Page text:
Great website! I am Wonder if you could tel me why the inside of the drawers of an old desk have turned a pinkish red hue? Its a mystery to me… thanks!
Hi Rebecca, I’m guessing it’s the natural color change of whatever wood the drawer is made of. Sounds pretty!
We have natural hickory which I have loved for many years. It is now extremely golden. What can I do to restore them?
It’s hard to fight the natural color change unless you’d decide to refinish the pieces – sanding them down could reveal a lighter color underneath, but eventually it would return to golden. Another option is to refinish them with a stain. A local cabinet/wood/carpentry shop can be a good resource for that kind of work – or just bask in the golden years of these pieces:)
We have large artful pieces of redwood that we have had for years. Three months ago we began raising the humidity in our home for health reasons. It appears that the redwood is darkening. Could this be? We are in Az. and quite dry.
Hi Roger, they sound gorgeous! Humidity certainly plays a roll – wood that is dry is lighter, wood that is hydrated is darker.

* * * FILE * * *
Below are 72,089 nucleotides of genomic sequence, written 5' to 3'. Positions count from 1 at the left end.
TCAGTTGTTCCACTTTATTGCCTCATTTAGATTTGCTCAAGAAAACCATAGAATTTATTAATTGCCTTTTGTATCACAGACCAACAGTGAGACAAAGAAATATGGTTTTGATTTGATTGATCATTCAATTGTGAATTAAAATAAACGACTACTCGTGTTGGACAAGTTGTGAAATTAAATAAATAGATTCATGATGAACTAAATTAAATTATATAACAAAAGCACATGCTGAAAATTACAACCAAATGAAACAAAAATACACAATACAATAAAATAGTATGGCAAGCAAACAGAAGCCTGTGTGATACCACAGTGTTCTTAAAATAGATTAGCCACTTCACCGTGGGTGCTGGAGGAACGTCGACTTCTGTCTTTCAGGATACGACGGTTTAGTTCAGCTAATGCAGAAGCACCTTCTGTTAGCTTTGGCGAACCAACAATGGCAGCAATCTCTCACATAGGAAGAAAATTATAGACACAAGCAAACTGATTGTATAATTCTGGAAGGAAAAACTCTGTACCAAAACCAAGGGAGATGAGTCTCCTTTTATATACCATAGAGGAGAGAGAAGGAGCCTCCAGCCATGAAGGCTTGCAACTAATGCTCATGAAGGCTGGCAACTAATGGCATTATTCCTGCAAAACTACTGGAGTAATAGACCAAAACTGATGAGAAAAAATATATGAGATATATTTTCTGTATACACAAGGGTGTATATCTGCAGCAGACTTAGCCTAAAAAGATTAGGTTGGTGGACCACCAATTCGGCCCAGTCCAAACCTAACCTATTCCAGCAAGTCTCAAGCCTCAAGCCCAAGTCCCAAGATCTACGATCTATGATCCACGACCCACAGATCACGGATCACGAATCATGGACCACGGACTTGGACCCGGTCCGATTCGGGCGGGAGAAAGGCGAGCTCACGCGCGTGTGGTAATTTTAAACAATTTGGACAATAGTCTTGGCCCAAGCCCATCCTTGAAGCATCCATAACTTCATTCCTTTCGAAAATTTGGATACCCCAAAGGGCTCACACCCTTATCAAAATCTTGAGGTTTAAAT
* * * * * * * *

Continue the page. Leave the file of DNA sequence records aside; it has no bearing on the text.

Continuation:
Is Room & Board walnut furniture stained with a dark color, or a clear stain? I just got my walnut dresser, but they gave me a satin wax that looks dark and pigmented.
Hi Christina, Some of our pieces, including your dresser, are finished with oil and wax, which is not tinted when it’s applied right after the piece is built. If your dresser starts to look a little dry or lighter in color you can reapply the Satin Wax for Walnut to restore the darker color and moisturize the wood. However, if you like how the walnut lightens over time and don’t want to bring back the darker color, you can get our regular Satin Wax that doesn’t have this tint to it. Up to you and what you like!